Matt Carragher

From Wikipedia, the free encyclopedia
Jump to: navigation, search
Matt Carragher
Personal information
Full name Matthew Carragher
Date of birth (1974-01-14) 14 January 1974 (age 40)
Place of birth Liverpool, England
Height 5 ft 9 in (1.75 m)[1]
Playing position Defender
Senior career*
Years Team Apps (Gls)
1993–1997 Wigan Athletic 119 (0)
1997–2003 Port Vale 194 (1)
2003 Stafford Rangers 8 (0)
2003–2005 Macclesfield Town 49 (5)
Total 370 (6)
* Senior club appearances and goals counted for the domestic league only.
† Appearances (Goals).

Matthew "Matt" Carragher (born 14 January 1974) is an English former footballer who played 362 league games over twelve years in the Football League.

He began his career with Wigan Athletic in 1993, and made 119 league appearances in four years at the club, helping the "Latics" to the Third Division title in 1996–97. He then switched to Port Vale, and was later made club captain, and led the "Valiants" to victory in the Football League Trophy in 2001. Despite 194 games for the club, he was released in May 2003. Following a brief spell at Stafford Rangers, he spent two years with Macclesfield Town, before retiring in 2005.

Playing career[edit]

Carragher started his career at Wigan Athletic in 1993, making his debut in a 6–3 win over Chester City.[2] Kenny Swain's "Latics" then finished the 1993–94 campaign fourth from bottom of the Third Division. New boss Graham Barrow then led the Springfield Park club to 14th in 1994–95, before he was replaced by John Deehan. Wigan finished 10th in 1995–96, two points behind Colchester United in the play-off zone. Carragher made 16 appearances in 1996–97, as Wigan were crowned of the Third Division, finishing above Fulham on goal difference.

He moved on to Port Vale in 1997, after John Rudge judged Carragher to be a potential replacement for the ageing Dean Glover and Neil Aspin. He made 25 First Division appearances in 1997–98, helping the "Valiants" to avoid relegation by one point, at the expense of Manchester City and Potteries derby rivals Stoke City. However he featured just 12 times in 1998–99, and was not selected once by new boss Brian Horton. He scored his first goal at Vale Park on 25 September 1999, in a 2–0 win over Swindon Town, and went on to play 39 games as Vale were relegated into the Second Division at the end of 1999–2000. He played 56 of the club's 57 games in 2000–01, playing in a defence of Michael Walsh, Sagi Burton, Allen Tankard, and goalkeeper Mark Goodlad. He also captained the "Valiants" at the Football League Trophy final at the Millennium Stadium, which finished as a 2–1 win over Brentford.[3] He continued to lead the back line in 2001–02, making 47 appearances. He scored only his second goal for the club on 22 October 2002, in a 3–1 home win over Hull City in the Football League Trophy. Despite making 40 appearances in 2002–03, being one of only three settled defenders (the others being Sam Collins and Ian Brightwell), he was surprisingly released by Horton in May 2003.[4]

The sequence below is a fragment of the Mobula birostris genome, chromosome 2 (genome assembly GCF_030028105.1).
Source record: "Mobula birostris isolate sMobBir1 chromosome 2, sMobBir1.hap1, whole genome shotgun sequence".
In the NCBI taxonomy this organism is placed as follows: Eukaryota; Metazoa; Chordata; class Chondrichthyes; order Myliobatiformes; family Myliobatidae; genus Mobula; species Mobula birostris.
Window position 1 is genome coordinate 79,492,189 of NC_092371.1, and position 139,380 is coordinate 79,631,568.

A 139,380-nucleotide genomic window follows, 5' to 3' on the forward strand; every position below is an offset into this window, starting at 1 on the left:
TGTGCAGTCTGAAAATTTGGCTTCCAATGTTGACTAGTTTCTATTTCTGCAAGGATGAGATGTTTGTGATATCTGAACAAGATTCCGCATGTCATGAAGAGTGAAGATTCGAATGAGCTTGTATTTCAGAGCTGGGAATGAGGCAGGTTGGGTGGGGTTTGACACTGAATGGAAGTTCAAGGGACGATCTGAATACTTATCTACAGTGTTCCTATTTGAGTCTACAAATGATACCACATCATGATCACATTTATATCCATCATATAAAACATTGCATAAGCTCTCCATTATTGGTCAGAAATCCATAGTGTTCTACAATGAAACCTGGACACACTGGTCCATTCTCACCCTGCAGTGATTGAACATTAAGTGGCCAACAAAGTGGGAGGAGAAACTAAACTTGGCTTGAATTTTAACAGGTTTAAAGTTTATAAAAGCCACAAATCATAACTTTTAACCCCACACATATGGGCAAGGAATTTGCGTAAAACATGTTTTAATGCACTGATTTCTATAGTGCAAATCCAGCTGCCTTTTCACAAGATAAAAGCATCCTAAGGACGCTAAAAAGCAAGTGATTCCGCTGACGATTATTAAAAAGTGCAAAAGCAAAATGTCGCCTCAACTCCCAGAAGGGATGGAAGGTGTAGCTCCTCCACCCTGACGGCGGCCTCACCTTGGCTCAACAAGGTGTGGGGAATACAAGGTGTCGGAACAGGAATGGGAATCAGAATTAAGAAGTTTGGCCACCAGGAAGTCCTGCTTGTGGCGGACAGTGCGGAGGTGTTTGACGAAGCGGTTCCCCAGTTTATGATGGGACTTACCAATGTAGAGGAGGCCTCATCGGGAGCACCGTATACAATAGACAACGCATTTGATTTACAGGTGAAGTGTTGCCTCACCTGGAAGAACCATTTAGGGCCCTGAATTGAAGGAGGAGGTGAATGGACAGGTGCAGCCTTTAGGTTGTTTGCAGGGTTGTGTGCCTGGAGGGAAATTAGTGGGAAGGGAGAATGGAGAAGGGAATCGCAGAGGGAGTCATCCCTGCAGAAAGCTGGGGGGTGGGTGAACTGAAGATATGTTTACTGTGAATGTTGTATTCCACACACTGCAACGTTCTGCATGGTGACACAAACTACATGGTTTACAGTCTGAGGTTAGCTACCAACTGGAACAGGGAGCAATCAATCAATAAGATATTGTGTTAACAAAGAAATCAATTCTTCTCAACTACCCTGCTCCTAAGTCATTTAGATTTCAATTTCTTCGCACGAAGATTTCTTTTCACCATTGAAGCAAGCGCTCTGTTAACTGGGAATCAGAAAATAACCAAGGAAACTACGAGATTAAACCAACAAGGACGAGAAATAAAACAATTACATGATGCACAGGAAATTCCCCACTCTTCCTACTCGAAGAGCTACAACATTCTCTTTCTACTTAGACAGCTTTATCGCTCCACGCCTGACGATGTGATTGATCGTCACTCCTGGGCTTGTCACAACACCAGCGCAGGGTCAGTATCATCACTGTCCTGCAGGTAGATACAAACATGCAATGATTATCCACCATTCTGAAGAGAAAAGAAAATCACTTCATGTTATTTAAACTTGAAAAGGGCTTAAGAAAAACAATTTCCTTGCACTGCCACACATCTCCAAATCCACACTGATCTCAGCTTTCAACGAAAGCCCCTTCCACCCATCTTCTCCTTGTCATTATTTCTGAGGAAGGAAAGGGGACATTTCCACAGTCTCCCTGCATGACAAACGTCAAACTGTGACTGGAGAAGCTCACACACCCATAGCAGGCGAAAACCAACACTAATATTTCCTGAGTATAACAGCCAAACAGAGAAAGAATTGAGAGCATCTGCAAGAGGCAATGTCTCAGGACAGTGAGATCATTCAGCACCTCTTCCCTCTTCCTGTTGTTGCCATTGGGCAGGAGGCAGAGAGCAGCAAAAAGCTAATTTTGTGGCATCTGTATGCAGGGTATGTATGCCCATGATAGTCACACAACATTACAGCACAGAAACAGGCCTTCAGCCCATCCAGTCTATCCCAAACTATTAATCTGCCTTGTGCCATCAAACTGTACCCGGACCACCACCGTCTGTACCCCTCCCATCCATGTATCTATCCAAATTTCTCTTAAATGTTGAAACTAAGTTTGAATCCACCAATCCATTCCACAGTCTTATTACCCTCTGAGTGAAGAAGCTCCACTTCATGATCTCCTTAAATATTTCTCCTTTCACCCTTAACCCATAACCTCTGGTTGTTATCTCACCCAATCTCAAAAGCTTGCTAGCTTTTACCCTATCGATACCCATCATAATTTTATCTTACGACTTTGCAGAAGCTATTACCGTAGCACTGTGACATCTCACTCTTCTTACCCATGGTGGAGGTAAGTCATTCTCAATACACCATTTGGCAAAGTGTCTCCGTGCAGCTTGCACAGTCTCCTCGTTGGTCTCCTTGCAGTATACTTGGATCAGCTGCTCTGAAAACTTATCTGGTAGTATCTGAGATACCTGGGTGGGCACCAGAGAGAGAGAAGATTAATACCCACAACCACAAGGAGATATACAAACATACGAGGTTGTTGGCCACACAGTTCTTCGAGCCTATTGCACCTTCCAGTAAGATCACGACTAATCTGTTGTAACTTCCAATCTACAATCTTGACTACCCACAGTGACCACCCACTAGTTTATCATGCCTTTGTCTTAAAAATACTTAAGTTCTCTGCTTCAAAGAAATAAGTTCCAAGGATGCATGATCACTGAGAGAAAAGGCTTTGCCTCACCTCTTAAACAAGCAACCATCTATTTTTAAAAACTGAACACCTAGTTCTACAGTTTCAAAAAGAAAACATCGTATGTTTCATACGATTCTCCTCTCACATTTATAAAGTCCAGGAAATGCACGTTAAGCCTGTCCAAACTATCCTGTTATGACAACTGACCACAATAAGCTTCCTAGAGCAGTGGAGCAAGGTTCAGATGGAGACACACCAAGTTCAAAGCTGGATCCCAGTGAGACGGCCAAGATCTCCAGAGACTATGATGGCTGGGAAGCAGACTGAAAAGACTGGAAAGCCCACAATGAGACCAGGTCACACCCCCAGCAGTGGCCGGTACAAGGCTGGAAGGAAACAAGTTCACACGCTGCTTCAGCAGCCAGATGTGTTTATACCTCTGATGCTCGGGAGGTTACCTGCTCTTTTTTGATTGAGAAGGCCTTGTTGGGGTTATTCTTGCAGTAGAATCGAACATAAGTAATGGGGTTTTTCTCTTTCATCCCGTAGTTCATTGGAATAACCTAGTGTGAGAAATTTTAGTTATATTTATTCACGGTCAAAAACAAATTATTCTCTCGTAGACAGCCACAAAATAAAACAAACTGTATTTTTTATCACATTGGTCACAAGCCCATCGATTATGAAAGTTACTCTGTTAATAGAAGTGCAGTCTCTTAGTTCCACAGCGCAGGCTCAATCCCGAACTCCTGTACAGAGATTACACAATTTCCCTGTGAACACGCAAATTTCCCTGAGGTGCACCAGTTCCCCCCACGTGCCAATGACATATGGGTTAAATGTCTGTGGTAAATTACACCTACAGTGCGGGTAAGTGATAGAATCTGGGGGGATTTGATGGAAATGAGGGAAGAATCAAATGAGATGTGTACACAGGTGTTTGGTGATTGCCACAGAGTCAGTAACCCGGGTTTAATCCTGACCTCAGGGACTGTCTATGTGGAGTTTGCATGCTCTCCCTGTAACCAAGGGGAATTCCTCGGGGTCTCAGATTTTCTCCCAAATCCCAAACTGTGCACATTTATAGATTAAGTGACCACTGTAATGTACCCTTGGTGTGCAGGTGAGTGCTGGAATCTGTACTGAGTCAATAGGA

Following his release from Vale he joined Stafford Rangers on non-contract terms, playing eight Southern League games, whilst Burton Albion boss Nigel Clough considered whether or not to make him an offer.[5] Instead he signed for Macclesfield Town in November 2003.[6] He played 18 games in 2003–04, as the "Silkmen" avoided relegation into the Conference by three places and seven points. Ironically, manager John Askey was replaced by Brian Horton in April 2004. He played 39 games in 2004–05, and featured in the play-off semi-final defeat to Lincoln City, but Horton released him from his contract at Moss Rose in May 2005.[7]


with Wigan Athletic
with Port Vale


  1. ^ "Profile". Retrieved 1 April 2012. 
  2. ^ "What happened to...". Retrieved 26 January 2011. 
  3. ^ "Vale vault Brentford to lift Vans trophy". BBC Sport. 22 April 2001. Retrieved 31 March 2012. 
  4. ^ "Carragher exits Vale". BBC Sport. 9 May 2003. Retrieved 12 May 2009. 
  5. ^ "Clough eyes Carragher". BBC Sport. 17 September 2003. Retrieved 26 January 2011. 
  6. ^ "Whatever Happened to?". 15 November 2003. Retrieved 12 January 2009. 
  7. ^ "Nine released by Macc boss Horton". BBC Sport. 26 May 2005. Retrieved 12 May 2009. 

External links[edit]